The type of fats in the diet is also important, with saturated fat and trans fats increasing the risk and polyunsaturated and monounsaturated fat decreasing the risk. Diabetes_sentence_97

Eating white rice excessively may increase the risk of diabetes, especially in Chinese and Japanese people. Diabetes_sentence_98

Lack of physical activity may increase the risk of diabetes in some people. Diabetes_sentence_99

Adverse childhood experiences (ACEs), including abuse, neglect, and household difficulties, increase the likelihood of type 2 diabetes later in life by 32%, with neglect having the strongest effect. Diabetes_sentence_100

Gestational diabetes Diabetes_section_6

Main article: Gestational diabetes Diabetes_sentence_101

Gestational diabetes resembles type 2 diabetes in several respects, involving a combination of relatively inadequate insulin secretion and responsiveness. Diabetes_sentence_102

It occurs in about 2–10% of all pregnancies and may improve or disappear after delivery. Diabetes_sentence_103

It is recommended that all pregnant women get tested starting around 24–28 weeks gestation. Diabetes_sentence_104

It is most often diagnosed in the second or third trimester because of the increase in insulin-antagonist hormone levels that occurs at this time. Diabetes_sentence_105

However, after pregnancy approximately 5–10% of women with gestational diabetes are found to have another form of diabetes, most commonly type 2. Diabetes_sentence_106

Gestational diabetes is fully treatable, but requires careful medical supervision throughout the pregnancy. Diabetes_sentence_107

Management may include dietary changes, blood glucose monitoring, and in some cases, insulin may be required Diabetes_sentence_108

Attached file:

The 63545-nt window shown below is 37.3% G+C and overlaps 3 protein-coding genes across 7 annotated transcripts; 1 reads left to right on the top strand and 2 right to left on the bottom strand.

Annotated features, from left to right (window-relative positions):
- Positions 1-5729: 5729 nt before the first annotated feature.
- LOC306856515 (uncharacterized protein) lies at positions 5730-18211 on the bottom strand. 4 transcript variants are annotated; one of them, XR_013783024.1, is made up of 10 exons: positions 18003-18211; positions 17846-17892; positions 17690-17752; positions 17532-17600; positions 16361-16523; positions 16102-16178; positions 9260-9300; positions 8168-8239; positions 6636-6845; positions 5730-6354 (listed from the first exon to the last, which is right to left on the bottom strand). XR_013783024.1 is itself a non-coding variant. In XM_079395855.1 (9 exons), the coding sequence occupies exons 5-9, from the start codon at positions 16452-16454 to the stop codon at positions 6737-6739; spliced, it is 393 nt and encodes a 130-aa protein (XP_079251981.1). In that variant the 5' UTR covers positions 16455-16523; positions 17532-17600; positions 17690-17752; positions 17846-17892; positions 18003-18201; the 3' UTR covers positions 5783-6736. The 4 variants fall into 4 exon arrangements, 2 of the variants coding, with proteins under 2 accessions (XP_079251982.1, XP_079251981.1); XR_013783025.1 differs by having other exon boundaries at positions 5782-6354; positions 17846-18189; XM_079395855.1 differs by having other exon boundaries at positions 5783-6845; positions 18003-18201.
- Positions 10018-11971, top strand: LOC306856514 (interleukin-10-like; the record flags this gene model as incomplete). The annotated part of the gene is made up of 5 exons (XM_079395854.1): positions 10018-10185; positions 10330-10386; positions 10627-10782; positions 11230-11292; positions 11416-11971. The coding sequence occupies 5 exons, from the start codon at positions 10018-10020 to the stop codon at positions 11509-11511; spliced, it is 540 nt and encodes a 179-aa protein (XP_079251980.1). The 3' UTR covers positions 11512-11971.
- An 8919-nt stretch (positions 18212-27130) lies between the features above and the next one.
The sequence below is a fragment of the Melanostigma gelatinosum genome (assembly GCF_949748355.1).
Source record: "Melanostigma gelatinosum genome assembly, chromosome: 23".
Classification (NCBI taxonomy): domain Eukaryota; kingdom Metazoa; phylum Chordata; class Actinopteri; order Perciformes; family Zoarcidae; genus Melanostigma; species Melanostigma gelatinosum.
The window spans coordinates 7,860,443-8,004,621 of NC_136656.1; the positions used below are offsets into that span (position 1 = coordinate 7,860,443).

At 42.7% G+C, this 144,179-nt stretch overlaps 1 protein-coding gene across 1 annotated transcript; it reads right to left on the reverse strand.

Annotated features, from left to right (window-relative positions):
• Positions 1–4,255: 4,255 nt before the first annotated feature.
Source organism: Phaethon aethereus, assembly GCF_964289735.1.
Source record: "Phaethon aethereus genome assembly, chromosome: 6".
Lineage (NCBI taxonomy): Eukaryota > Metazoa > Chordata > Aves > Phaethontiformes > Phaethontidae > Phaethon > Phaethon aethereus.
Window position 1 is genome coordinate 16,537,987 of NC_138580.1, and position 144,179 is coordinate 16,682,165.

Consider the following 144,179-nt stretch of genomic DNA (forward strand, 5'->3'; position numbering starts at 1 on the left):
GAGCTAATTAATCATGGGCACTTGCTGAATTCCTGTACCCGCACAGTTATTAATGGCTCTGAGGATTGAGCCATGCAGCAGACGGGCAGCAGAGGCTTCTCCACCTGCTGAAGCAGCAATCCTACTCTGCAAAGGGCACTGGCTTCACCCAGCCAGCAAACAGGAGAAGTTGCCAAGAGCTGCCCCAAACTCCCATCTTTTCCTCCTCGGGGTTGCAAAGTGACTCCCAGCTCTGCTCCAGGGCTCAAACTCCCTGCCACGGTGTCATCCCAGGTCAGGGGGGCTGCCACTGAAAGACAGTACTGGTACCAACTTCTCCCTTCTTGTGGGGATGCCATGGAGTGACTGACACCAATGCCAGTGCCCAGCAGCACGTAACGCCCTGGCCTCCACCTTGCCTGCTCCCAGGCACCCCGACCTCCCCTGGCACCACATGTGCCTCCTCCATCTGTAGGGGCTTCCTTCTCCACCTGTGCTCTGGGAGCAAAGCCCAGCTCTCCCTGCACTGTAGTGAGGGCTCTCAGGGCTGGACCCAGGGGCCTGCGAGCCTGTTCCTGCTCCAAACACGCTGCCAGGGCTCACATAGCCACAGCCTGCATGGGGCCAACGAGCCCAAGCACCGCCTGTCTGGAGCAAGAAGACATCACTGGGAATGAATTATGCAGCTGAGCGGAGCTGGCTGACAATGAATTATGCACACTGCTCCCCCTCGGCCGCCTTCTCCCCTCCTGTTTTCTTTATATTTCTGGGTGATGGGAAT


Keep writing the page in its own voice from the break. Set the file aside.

Though it may be transient, untreated gestational diabetes can damage the health of the fetus or mother. Diabetes_sentence_109

Risks to the baby include macrosomia (high birth weight), congenital heart and central nervous system abnormalities, and skeletal muscle malformations. Diabetes_sentence_110

Increased levels of insulin in a fetus's blood may inhibit fetal surfactant production and cause infant respiratory distress syndrome. Diabetes_sentence_111

A high blood bilirubin level may result from red blood cell destruction. Diabetes_sentence_112

In severe cases, perinatal death may occur, most commonly as a result of poor placental perfusion due to vascular impairment. Diabetes_sentence_113

Labor induction may be indicated with decreased placental function. Diabetes_sentence_114

A caesarean section may be performed if there is marked fetal distress or an increased risk of injury associated with macrosomia, such as shoulder dystocia. Diabetes_sentence_115

Other types Diabetes_section_7

Maturity onset diabetes of the young (MODY) is a rare autosomal dominant inherited form of diabetes, due to one of several single-gene mutations causing defects in insulin production. Diabetes_sentence_116

It is significantly less common than the three main types, constituting 1–2% of all cases. Diabetes_sentence_117

The name of this disease refers to early hypotheses as to its nature. Diabetes_sentence_118

Being due to a defective gene, this disease varies in age at presentation and in severity according to the specific gene defect; thus there are at least 13 subtypes of MODY. Diabetes_sentence_119

People with MODY often can control it without using insulin. Diabetes_sentence_120

Some cases of diabetes are caused by the body's tissue receptors not responding to insulin (even when insulin levels are normal, which is what separates it from type 2 diabetes); this form is very uncommon. Diabetes_sentence_121

Genetic mutations (autosomal or mitochondrial) can lead to defects in beta cell function. Diabetes_sentence_122

Abnormal insulin action may also have been genetically determined in some cases. Diabetes_sentence_123

Any disease that causes extensive damage to the pancreas may lead to diabetes (for example, chronic pancreatitis and cystic fibrosis). Diabetes_sentence_124